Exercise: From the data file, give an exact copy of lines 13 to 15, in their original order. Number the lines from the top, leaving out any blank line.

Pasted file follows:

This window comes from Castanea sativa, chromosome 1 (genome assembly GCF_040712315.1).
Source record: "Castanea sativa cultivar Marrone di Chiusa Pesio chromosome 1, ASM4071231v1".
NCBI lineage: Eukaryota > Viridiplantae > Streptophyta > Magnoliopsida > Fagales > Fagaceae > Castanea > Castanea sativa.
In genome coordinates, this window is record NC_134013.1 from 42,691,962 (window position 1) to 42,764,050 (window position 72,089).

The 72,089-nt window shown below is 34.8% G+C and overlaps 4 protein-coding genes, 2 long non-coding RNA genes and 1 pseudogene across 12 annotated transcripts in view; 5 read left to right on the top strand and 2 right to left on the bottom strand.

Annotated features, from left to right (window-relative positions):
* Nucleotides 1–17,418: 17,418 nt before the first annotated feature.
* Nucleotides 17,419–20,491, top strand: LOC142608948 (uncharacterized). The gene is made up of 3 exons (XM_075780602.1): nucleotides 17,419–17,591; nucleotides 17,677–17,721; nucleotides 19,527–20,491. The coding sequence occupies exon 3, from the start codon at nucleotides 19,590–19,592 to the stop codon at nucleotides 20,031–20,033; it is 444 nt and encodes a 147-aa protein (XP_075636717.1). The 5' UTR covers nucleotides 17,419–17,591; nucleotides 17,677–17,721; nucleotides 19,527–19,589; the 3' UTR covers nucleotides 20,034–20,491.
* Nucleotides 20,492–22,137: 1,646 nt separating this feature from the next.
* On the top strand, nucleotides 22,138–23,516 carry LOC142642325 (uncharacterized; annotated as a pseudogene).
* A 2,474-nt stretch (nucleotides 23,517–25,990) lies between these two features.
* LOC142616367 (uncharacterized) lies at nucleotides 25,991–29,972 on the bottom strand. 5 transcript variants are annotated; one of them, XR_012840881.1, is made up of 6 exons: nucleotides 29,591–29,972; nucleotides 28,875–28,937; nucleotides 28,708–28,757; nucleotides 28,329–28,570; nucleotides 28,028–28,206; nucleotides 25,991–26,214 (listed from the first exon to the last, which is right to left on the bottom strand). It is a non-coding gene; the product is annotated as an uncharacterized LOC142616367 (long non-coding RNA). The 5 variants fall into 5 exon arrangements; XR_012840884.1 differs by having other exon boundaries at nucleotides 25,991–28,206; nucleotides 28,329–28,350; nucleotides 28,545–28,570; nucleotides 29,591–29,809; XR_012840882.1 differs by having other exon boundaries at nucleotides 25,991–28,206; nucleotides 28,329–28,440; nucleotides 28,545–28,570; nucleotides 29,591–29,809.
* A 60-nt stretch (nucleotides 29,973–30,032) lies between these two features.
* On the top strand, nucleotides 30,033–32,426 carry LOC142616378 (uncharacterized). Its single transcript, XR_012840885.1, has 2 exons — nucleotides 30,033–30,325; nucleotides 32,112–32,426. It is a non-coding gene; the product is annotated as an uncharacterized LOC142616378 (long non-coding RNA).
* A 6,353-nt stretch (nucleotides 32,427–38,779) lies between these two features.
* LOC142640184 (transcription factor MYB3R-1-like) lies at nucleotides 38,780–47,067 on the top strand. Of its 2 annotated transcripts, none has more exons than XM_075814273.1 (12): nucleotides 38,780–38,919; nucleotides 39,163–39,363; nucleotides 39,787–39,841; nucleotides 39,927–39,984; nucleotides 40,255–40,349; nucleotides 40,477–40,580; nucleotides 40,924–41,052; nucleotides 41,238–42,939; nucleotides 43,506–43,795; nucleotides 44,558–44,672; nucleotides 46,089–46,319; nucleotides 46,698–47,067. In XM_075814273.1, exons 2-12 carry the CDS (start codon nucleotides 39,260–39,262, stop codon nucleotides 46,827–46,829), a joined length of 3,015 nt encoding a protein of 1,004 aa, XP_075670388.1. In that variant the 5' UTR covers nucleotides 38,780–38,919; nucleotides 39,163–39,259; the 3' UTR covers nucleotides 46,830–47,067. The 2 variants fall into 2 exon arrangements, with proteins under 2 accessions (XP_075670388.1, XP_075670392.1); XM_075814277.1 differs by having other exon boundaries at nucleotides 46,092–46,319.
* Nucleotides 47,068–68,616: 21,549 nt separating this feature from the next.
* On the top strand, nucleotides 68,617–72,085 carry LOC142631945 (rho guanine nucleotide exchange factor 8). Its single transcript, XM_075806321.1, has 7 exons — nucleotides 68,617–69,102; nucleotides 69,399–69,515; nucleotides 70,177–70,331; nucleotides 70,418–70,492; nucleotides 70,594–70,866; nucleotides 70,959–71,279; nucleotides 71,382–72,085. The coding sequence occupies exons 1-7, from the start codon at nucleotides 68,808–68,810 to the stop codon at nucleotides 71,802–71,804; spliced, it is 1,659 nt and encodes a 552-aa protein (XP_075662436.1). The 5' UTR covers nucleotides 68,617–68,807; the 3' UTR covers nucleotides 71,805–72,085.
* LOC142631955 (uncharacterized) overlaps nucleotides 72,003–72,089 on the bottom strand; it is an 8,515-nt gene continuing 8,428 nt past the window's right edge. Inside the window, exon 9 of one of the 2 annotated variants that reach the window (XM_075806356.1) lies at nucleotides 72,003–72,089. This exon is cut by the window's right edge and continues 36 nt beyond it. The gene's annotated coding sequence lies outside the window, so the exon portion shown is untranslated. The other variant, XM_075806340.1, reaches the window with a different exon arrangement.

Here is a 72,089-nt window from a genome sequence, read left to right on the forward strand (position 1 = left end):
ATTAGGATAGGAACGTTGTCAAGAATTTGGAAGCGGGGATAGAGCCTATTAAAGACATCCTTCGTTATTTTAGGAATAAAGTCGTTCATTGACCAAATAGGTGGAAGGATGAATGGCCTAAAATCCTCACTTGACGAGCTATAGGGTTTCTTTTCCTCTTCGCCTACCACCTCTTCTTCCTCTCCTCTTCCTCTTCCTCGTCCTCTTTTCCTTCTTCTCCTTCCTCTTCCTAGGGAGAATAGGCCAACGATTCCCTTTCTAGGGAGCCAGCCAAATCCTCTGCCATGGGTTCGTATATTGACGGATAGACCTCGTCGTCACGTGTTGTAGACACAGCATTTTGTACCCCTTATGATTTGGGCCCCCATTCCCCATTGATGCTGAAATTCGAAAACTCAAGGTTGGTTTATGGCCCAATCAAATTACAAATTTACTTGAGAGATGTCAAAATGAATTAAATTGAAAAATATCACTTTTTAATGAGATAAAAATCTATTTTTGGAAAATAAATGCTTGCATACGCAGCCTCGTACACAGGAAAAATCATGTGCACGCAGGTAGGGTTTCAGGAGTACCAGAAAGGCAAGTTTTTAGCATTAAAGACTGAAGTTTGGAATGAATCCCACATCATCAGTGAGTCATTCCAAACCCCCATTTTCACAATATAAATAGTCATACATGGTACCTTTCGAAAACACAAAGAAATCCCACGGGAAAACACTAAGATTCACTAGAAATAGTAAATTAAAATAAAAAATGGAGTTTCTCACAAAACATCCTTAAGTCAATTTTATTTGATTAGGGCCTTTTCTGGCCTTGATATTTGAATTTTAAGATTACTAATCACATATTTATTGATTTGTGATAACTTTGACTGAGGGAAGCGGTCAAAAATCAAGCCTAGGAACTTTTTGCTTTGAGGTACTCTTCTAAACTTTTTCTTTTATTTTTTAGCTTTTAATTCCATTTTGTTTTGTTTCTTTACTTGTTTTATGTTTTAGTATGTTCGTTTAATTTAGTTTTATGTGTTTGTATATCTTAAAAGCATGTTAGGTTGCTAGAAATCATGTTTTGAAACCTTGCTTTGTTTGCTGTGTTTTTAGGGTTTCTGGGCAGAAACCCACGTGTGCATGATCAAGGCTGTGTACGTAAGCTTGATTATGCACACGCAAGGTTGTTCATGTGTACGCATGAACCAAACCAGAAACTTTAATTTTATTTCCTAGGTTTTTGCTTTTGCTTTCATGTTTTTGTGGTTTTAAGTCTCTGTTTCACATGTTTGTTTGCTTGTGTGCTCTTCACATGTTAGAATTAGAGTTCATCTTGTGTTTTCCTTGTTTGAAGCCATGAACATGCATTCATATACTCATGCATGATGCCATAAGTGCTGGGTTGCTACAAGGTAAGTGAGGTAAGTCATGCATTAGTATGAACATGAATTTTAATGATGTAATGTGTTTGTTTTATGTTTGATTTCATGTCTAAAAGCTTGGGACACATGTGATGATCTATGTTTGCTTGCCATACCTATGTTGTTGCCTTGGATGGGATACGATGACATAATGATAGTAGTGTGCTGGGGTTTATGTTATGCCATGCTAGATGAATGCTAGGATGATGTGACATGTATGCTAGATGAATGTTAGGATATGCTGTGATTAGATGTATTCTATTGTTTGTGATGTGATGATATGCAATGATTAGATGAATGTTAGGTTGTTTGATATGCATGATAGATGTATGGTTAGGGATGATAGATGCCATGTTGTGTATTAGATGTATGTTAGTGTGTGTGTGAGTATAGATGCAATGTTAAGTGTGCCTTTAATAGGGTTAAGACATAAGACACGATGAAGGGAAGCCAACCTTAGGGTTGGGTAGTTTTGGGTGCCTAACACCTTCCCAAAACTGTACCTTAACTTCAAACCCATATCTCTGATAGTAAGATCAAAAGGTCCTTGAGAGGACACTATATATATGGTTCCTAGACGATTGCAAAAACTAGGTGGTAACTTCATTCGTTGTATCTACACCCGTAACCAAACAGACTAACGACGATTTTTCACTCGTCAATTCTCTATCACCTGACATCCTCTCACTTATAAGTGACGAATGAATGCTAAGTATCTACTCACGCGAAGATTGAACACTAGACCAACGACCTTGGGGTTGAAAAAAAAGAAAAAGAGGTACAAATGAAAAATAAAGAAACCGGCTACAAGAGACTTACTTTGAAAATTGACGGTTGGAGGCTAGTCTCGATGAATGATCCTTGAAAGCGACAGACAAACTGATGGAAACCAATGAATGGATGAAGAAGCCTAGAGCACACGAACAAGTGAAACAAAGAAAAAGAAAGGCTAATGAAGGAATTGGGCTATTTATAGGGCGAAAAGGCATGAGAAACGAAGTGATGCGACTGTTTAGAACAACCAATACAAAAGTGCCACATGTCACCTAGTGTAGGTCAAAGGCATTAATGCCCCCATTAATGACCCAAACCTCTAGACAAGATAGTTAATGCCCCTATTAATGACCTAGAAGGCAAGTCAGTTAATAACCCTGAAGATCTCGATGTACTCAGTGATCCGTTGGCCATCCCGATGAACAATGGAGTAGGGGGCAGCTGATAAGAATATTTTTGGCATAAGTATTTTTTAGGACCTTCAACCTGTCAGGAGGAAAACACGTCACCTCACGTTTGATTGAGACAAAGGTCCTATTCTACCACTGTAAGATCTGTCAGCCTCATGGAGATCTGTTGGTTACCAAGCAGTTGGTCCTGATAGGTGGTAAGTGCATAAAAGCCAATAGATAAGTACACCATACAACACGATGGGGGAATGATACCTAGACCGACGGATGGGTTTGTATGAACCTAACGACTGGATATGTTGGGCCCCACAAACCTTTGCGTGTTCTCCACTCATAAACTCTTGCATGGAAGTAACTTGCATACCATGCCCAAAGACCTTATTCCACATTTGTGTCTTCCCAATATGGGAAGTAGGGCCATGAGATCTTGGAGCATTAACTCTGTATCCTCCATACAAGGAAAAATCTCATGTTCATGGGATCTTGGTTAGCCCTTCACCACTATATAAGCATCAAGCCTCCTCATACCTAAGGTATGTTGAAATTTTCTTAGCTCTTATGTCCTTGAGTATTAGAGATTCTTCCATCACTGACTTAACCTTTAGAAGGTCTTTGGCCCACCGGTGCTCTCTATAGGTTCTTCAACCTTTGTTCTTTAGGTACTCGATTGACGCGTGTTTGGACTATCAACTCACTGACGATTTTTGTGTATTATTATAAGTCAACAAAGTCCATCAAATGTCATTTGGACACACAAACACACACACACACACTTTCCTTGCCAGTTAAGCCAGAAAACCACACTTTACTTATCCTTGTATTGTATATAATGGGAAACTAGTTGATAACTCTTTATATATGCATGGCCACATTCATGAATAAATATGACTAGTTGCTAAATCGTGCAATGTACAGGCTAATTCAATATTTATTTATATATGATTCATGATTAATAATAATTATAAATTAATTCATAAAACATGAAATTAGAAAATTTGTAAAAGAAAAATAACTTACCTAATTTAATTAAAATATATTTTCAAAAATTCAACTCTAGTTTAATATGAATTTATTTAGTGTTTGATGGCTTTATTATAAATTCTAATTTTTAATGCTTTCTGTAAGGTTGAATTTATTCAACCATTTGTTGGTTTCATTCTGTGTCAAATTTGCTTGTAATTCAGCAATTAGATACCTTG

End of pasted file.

* A 60-nt stretch (nucleotides 29,973–30,032) lies between these two features.
* On the top strand, nucleotides 30,033–32,426 carry LOC142616378 (uncharacterized). Its single transcript, XR_012840885.1, has 2 exons — nucleotides 30,033–30,325; nucleotides 32,112–32,426. It is a non-coding gene; the product is annotated as an uncharacterized LOC142616378 (long non-coding RNA).
* A 6,353-nt stretch (nucleotides 32,427–38,779) lies between these two features.